“I always knew that Michael Spence was a terrific economist. After reading this book I realize that he also has the rare ability to see the world economy—all of it, rich and poor—with clarity, reason, and empathy. If you are looking for a lucid, readable, consistent, unprejudiced picture of what has been happening and what might happen next in the world economy, this is an excellent place to find it."

Robert Solow, winner of the 1987 Nobel Memorial Prize in Economic Sciences

“Among economists, common sense is not that common. Fortunately, Michael Spence has long bucked the trend. In this book he dispenses wisdom on economic growth—and much else—in accessible, bite-sized chunks. The world’s policymakers better listen.”

Dani Rodrik, Rafiq Hariri professor of international political economy, Harvard Kennedy School

“The emergence of China is just part of an amazing catching-up process going on in the world. We all feel this profound change, but few of us have the ability to step back, put it in perspective, analyze the past, and guess where the future is taking us. Michael Spence has it, and he delivers. This is serious thinking on essential issues. I learned a lot from the book, both in the small and in the large; I am sure other readers will as well.”

Olivier Blanchard, chief economist, International Monetary Fund; professor of economics, Massachusetts Institute of Technology


A. Michael Spence is CFR distinguished visiting fellow. Previously, Spence served as the chairman of an independent commission on growth in developing countries, professor emeritus of management in the Graduate School of Business at Stanford University, a senior fellow of the Hoover Institution at Stanford and professor of economics at the Stern School of Business at New York University. He served as dean of the Stanford business school from 1990 to 1999, where he oversaw the finances, organization, and educational policies of the school. From 1984 to 1990, he served as the dean of the Faculty of Arts and Sciences at Harvard, overseeing Harvard College, the Graduate School of Arts and Sciences, and the Division of Continuing Education. He taught at Stanford as an associate professor of economics from 1973 to 1975. From 1975 to 1990, he served as professor of economics and business administration at Harvard, holding a joint appointment in the business school and the Faculty of Arts and Sciences. In l983, he was named chairman of the economics department and George Gund professor of economics and business administration. He writes monthly comments for Project Syndicate and occasional op-ed pieces in the Financial Times and other major newspapers and magazines.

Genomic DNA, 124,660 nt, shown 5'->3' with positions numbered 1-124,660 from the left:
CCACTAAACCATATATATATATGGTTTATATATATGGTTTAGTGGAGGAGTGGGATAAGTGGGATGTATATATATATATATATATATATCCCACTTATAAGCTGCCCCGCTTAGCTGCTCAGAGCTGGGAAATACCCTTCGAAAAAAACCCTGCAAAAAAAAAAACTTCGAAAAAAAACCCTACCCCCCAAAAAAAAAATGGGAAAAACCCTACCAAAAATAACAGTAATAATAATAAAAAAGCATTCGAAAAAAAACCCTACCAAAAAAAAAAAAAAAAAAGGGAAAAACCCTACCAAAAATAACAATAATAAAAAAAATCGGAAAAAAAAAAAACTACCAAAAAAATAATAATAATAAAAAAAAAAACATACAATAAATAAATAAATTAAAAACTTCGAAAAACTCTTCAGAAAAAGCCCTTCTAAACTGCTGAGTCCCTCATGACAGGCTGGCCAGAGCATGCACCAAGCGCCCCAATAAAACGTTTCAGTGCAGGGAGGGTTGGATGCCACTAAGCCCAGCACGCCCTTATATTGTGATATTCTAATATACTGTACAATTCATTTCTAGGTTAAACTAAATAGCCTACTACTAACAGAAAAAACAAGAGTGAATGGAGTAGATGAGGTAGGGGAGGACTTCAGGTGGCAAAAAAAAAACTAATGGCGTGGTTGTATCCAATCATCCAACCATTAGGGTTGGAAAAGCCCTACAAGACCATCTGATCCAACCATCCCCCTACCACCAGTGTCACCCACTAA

The Council on Foreign Relations is an independent, nonpartisan membership organization, think tank, and publisher dedicated to being a resource for its members, government officials, business executives, journalists, educators and students, civic and religious leaders, and other interested citizens in order to help them better understand the world and the foreign policy choices facing the United States and other countries. Since 1922, CFR has also published Foreign Affairs, the leading journal on international affairs and U.S. foreign policy. CFR takes no institutional positions on matters of policy.